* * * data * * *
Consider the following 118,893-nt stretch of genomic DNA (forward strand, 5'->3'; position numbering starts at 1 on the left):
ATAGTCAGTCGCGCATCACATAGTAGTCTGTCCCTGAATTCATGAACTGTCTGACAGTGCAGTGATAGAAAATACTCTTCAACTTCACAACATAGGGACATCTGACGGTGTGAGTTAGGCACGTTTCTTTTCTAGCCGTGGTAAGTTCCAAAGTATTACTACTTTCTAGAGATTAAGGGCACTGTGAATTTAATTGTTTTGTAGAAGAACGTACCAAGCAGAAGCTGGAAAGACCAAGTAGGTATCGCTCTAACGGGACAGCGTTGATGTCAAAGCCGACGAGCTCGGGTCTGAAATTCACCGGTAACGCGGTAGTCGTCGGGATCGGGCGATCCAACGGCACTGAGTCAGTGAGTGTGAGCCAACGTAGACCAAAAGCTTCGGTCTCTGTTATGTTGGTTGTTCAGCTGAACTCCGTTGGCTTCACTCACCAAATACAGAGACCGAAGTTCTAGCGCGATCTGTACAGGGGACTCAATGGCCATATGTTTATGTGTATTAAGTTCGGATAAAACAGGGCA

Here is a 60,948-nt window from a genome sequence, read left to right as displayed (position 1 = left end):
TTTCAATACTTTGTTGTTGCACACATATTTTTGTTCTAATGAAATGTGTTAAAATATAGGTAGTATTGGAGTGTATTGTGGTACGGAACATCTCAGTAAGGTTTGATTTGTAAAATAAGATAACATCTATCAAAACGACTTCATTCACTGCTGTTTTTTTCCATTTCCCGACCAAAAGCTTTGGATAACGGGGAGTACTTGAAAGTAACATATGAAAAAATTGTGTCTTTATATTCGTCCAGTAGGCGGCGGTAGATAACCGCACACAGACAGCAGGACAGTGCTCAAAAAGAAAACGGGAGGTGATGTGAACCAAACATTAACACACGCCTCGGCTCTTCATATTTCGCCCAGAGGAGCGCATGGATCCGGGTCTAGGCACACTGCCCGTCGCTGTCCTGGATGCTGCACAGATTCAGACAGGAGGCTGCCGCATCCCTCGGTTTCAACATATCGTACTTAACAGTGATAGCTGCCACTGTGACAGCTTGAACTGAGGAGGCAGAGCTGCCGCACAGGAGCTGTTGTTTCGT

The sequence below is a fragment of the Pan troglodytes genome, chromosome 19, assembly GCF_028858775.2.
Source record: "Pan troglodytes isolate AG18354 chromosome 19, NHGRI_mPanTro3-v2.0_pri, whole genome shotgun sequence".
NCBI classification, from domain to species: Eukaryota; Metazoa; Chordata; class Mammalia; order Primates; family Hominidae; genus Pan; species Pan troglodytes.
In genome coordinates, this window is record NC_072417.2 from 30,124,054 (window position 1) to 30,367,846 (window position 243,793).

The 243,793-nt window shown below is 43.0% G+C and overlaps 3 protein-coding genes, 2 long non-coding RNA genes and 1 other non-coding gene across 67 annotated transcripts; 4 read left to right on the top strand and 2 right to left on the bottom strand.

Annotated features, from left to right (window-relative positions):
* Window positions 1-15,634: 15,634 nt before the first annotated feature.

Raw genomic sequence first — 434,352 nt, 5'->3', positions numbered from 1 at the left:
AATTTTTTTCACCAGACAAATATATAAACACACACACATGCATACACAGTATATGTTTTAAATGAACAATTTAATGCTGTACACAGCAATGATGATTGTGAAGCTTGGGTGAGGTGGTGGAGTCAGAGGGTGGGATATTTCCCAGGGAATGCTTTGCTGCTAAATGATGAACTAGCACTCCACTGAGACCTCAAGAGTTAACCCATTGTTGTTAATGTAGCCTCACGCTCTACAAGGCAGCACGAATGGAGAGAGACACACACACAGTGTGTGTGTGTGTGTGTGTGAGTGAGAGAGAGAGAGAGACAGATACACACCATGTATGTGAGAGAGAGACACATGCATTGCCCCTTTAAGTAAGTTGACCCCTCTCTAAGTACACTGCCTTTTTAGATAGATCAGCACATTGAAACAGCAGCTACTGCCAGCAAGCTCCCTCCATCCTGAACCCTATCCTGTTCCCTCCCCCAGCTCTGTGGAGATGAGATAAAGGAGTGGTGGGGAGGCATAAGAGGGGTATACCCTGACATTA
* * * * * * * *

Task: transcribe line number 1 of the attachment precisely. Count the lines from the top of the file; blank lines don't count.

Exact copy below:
Consider the following 118,893-nt stretch of genomic DNA (forward strand, 5'->3'; position numbering starts at 1 on the left):